Port of Spain suffers from personality disorder, for a long time now, and so does many of its environs.
This disorder, sometimes described as split or multiple personality disorder, is defined by Psychology Today as “a condition wherein a person’s identity is fragmented into two or more distinct personalities.”
Each of these personalities produces different forms of behaviour. The different personalities are disassociated from each other and alternately control a person’s behaviour.
Two Wednesdays ago, the peaceful, loving personality of Port of Spain was once again at its most evident. This was the annual occasion of the visit of the Panorama judges to the seven northern region large band panyards stretching from Phase II in the West to Trinidad All Stars in the East.
I previously described this annual occasion in a column in 2012 entitled Magnificent Monday. I made particular mention of the variegated composition of the crowds pouring into areas normally stigmatised.
I wrote: “To use the language of political jargon, Westmoorings met and mingled with Eastmoorings, and did so without a shove or unkind word, in a harmony of respectful self- policing crowd control.” (See The Daly Commentaries page 617).
This year, the event took place at a time when there were more murders in the month of January than days in the month.
The other personality of Port-of-Spain and its environs, the murderous, bloody one, was contemporaneously acting up and providing a backdrop at odds with the peace and harmony prevailing on music judges’ night close to areas that are now in a mini state of emergency.
Given this disturbing start to 2016, a partisan political debate has centred on whether there has been a “spike” in murders and which of the two political parties is responsible for the “spike.”
The debate is sterile. There have been several previous occasions on which there have been clusters of murders.
In 2008 for example, we had 15 murders in one week and there was much talk then about stamping down on gangland.
Long before 2008, I had been emphasising the “dire situation of the disadvantaged under-class and the need for sociological research and the formulation of an informed social development policy to take the nation as a whole forward, in a manner which included the under-class” and stating that “meanwhile the education system continues to fail.” That emphasis was set down in 2003.
By 2008, complaining again in this column about the lack of a social development plan to meaningfully to fill the socio-economic void that gangs fill, I declared: “It is hard to dispute that we are in a state of the breakdown of ordered legal control in the face of banditry.” (See The Daly Commentaries Pages 256-257).
Recent news that gunmen had dragged two Laventille schoolboys out of a taxi and executed them has triggered the “spike” discussions, thunderous editorials and flatulent statements from business organisations limited to supporting joint police and army patrols but offering nothing else.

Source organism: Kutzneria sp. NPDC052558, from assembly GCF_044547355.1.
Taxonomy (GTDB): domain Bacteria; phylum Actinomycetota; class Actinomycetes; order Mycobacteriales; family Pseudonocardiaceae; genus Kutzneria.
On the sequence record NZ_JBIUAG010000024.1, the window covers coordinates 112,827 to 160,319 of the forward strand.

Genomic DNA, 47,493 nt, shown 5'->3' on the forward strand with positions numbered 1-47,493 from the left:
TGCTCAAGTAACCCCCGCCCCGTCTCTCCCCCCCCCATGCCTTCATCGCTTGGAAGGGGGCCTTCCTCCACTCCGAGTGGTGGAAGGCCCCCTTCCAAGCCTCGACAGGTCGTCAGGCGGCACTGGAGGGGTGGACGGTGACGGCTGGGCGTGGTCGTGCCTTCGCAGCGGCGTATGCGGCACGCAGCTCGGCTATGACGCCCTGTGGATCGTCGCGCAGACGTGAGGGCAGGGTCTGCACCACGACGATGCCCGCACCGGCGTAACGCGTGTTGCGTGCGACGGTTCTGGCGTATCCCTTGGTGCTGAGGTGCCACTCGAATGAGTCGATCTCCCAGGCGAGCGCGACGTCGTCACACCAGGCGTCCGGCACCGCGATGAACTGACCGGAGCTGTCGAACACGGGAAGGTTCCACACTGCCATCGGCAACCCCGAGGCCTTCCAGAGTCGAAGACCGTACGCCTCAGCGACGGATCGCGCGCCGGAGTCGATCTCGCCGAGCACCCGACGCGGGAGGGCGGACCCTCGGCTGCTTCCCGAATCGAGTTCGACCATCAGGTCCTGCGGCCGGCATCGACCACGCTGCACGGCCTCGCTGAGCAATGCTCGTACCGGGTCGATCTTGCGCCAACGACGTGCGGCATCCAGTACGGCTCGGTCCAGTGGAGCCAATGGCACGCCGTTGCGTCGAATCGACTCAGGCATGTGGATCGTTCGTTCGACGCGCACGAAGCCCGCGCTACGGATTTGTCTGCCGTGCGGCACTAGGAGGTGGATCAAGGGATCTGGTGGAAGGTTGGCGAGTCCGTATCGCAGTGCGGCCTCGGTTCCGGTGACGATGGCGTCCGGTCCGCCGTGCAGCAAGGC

Sadly, this is only a temporary stirring of conscience. After all, the blatant unprosecuted, buggery murder of the young Akiel Chambers, who was taken from a poor neighbourhood to an upscale setting, never bothered polite society enough to support my outcry for justice.
I support the position of my fellow columnist, Raffique Shah, captured in his riveting statement that “rotating crime clampdowns face mission impossible.” I welcome his assertion that we all have a responsibility to deliver the wider society from the evil that we may have helped to create.
I emphasise again that collective responsibility requires urgent sustained attention to the underlying socio-economic conditions in which the savagery breeds, including the presence of the drug trade and the influence of its financiers.
I answer ‘yes’ to the question posed by my headline. Our decades of indifference to those living on the margin and our oblivion to the critical role of social development policies have made murder a lifestyle choice as an alternative route to power, wealth and rank.
It is a choice of doom for those who set aside funds for their funeral T-shirts. But it is a choice that also dooms many others on the lusher side of life who naively believe that walls, patrols and unaccounted for campaign finance will protect them forever.
Perhaps those whose vision is limited to supporting the law enforcement patrols would enquire into the work, for example, of the Birdsong Academy—perennially scrunting for funds—and support such endeavours with a vigour equal to that with which they support “the rotating clampdowns.”
Perhaps they would visit the communities in which the panyards provide upliftment other than once a year in a maxi taxi—taking in the sweetness of the music communities but, unlike the enlightened sponsors of some of those music communities, giving little back.
All hail Methanol Holdings Trinidad, Hadco and First Citizens Bank for joining the enlightened band of frontline sponsors of steel orchestras in time for the current music season.